A Daily Babble Production
It is hard to shake the feeling that there is something belittling about referring to the following trade rumor as a trash-for-trash deal. The two main players involved have received 10 All-Star selections between them. After all, averaging nearly 26 points and more than 16 rebounds per game is fairly impressive. Except for when those represent the combined averages of two players also combining to make more than $38.5 million this season.
The Toronto Star's Doug Smith reported Sunday that the Miami Heat and Toronto Raptors are moving closer to a deal centered on the exchange of Shawn Marion for Jermaine O'Neal, with former Celtic Marcus Banks likely to be thrown in as well. Count me among those all for this one, although I'm past the point of harboring any special affections for either Marion or O'Neal.
It makes sense because there isn't much financial risk on either side, and neither player is doing a whole lot to better his team.
On the Miami side, Marion is in the midst of the least productive season of his career. He is putting up 12.3 points and 9.2 rebounds per game, and he isn't getting his points with much efficiency. Marion is shooting less than 50 percent from the field (47.9) for the first time since 2004-05, and he isn't knocking down threes at all (19.4 percent). His 51.8 percent true shooting mark is tied for the third-worst of his 10-year career. He hasn't looked in rhythm offensively all season. At $17.2 million, Marion is the Heat's highest-paid player this season, and it's hard to imagine Miami making too much of an effort to retain him at season's end. With Dwyane Wade and rookie Mike Beasley expected to be the wings in South Beach for years to come, there isn't a real need to keep the Matrix around.
Toronto is a sensible destination. The Raptors' wing play has been less than stellar this season (seriously, how many of their swingmen can you name?*), and the team could use a boost if it plans to make a concerted effort to salvage the season. Marion is only 30 years old and may still have a lot of productive basketball left in him. Prior to last season's 63 games played, he had appeared in at least 79 games in seven straight seasons. Marion could provide some scoring punch at the three for the Raps while serving as a defensive presence as well. He's off the books at the end of the season, so if the team isn't happy with him or just wants to clear cap space, the Raps won't be at any risk.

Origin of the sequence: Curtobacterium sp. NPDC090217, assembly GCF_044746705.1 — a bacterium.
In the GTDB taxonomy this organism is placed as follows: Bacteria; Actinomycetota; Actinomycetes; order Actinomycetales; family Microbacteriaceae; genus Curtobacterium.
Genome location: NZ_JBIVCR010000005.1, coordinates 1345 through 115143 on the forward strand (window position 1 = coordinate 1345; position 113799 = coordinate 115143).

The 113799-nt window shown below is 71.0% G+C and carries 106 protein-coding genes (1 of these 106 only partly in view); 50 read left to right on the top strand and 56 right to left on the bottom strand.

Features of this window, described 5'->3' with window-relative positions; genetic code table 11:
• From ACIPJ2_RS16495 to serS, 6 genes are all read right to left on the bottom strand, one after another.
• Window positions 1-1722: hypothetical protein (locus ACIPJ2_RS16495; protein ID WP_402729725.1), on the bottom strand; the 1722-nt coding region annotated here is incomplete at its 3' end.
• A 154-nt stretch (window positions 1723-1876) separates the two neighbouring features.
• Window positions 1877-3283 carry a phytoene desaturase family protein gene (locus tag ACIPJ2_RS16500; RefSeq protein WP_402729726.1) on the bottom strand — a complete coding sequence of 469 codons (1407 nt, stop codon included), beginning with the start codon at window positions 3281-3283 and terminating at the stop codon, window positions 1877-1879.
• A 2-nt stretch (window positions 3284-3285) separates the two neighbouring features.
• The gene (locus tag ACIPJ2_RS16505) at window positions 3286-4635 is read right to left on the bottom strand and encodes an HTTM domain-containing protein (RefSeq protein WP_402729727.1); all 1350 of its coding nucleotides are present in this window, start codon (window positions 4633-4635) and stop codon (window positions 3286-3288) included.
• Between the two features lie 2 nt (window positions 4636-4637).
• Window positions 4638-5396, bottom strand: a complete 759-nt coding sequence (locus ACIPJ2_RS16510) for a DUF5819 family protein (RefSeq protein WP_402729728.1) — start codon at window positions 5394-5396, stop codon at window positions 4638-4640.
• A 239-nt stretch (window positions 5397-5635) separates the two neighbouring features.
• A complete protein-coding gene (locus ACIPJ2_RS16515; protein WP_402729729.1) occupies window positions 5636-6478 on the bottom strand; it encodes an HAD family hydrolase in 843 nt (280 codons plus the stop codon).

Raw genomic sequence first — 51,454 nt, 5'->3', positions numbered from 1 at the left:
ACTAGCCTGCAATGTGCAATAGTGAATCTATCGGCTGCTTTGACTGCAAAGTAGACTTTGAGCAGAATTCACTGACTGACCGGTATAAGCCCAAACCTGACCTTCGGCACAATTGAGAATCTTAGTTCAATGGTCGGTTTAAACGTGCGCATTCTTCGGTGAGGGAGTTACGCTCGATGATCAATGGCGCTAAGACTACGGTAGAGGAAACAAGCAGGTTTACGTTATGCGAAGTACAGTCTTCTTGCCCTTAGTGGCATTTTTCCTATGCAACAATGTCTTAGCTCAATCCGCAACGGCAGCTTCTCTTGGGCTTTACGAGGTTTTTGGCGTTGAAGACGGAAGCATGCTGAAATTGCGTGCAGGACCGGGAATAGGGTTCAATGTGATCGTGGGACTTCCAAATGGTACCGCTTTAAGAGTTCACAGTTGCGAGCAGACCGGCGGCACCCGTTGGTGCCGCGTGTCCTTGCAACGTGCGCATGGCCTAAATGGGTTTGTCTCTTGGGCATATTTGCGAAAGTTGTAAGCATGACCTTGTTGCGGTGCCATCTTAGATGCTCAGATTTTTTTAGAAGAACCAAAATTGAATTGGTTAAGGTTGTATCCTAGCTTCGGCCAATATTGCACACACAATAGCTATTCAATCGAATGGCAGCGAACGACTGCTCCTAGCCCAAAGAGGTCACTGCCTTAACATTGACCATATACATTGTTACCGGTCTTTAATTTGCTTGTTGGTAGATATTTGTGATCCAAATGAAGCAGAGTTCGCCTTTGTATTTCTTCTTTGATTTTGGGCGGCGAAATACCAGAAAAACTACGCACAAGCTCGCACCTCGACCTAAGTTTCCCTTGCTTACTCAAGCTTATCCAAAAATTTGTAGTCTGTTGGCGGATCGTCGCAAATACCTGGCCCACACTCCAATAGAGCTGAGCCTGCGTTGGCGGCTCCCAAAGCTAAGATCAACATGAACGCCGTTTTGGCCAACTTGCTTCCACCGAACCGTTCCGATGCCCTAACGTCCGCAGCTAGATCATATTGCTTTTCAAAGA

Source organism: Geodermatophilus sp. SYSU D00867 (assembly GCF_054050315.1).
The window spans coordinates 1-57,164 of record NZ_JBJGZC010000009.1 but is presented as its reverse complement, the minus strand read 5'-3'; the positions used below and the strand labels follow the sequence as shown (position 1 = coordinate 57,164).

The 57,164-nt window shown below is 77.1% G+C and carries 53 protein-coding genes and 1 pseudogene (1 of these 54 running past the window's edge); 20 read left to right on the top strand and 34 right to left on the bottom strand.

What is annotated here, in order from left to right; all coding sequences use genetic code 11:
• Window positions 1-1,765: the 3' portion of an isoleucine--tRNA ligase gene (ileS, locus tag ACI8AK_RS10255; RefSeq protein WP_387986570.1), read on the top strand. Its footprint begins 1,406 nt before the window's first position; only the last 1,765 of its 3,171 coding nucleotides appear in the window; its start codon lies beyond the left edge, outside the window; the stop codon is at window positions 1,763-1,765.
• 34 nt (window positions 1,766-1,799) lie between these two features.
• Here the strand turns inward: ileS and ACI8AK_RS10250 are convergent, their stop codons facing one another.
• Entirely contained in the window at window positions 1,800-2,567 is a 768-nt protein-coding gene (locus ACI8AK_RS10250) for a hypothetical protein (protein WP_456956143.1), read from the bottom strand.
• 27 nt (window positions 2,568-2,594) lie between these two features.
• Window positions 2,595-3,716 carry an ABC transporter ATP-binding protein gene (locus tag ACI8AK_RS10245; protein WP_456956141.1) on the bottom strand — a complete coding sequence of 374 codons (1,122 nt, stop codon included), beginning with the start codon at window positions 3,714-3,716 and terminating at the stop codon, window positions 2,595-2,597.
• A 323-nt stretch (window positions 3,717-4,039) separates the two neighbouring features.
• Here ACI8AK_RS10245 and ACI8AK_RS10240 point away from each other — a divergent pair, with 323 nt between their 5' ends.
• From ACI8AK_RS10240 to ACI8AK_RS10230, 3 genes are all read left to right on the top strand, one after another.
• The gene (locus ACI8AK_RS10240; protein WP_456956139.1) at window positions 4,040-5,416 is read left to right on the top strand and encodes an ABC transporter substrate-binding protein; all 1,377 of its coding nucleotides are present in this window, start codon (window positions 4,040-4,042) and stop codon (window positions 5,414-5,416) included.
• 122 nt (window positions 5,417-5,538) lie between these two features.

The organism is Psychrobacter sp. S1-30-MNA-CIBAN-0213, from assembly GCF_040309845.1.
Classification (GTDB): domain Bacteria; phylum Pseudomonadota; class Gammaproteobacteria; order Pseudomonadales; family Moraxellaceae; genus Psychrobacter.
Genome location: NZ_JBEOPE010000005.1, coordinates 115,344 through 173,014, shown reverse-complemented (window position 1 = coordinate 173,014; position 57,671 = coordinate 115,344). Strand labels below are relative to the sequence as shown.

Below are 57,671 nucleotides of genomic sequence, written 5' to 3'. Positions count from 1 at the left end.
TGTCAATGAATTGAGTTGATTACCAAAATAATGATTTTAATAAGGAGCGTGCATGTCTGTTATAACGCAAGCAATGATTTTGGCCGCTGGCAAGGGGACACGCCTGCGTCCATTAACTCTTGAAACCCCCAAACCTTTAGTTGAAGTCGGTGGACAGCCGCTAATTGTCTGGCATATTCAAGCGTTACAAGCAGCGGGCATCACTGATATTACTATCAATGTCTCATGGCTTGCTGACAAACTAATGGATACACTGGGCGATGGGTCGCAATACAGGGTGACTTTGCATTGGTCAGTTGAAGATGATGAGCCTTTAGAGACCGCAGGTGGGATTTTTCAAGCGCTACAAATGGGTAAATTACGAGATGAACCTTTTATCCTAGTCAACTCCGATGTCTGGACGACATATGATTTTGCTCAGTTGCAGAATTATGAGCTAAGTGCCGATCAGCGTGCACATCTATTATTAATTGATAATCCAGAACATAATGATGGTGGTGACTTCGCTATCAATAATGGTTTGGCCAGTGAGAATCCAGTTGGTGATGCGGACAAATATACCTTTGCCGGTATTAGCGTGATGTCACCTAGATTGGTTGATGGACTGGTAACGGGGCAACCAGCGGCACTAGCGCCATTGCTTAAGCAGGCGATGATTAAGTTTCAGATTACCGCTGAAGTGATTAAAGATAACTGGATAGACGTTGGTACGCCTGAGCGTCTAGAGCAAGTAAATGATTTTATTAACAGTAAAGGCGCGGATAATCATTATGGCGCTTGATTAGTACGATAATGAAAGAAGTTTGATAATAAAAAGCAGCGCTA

It works neatly that Miami could also use some help up front. Udonis Haslem continues to do a yeoman's job at the four, but it's hard to see Joel Anthony, Jamaal Magloire and Mark Blount cutting it all that well in the pivot in the long term. Like Marion in Miami, Jermaine O'Neal has not been a success in Toronto. Once again, JO is battling injury problems, and he is putting up a pedestrian 13.6 points and 7.2 rebounds per game when he does play. He hasn't been dominant at either end of the floor and recently remarked that Andrea Bargnani should be starting in his place in the Raps' frontcourt.
Label me guilty of believing at season's sart that the change of scenery and chance to play alongside Chris Bosh might rejuvenate JO's career. It hasn't happened, and we have so far seen more of the same old, same old - injuries and ineffectiveness - that marked the end of O'Neal's stint in Indiana. Despite the fact that he is only 30 years old as well, I'm growing closer to believing that the days of O'Neal being anything even close to a dominant interior player are long gone and that this is who he is now. But at the very least, Miami would give him one more shot at a new set of scenery and a chance to be the man on the interior for a team that could use a more effective big man complement for Dwyane Wade.
Sadly, even if O'Neal only performs around the level that he is now in Toronto, he would still be a quantum leap forward over what the Heat are getting in the middle at present. While he makes an obscene $44-plus million over this season and next, O'Neal's contract comes off the books at the end of next season, which would leave the Heat unshackled for the free agent bonanza-to-be of summer 2010. If he were to perform admirably in Miami, the Heat might be able to get him back at a steep discount two summers from now. If not, he's gone, just like Marion would have been.
Shawn Marion is likely still a basket case, but he is a durable one who may have plenty of good basketball left in him. Jermaine O'Neal's best days fall further back in the rearview mirror each day, but he would be an upgrade in the Miami frontcourt. Both players have onerous contracts but ones that will be complete in the short term. Let's see the Raptors and Heat roll the dice with this one.
*Toronto swingmen: Jamario Moon, Jason Kapono, Joey Graham, Anthony Parker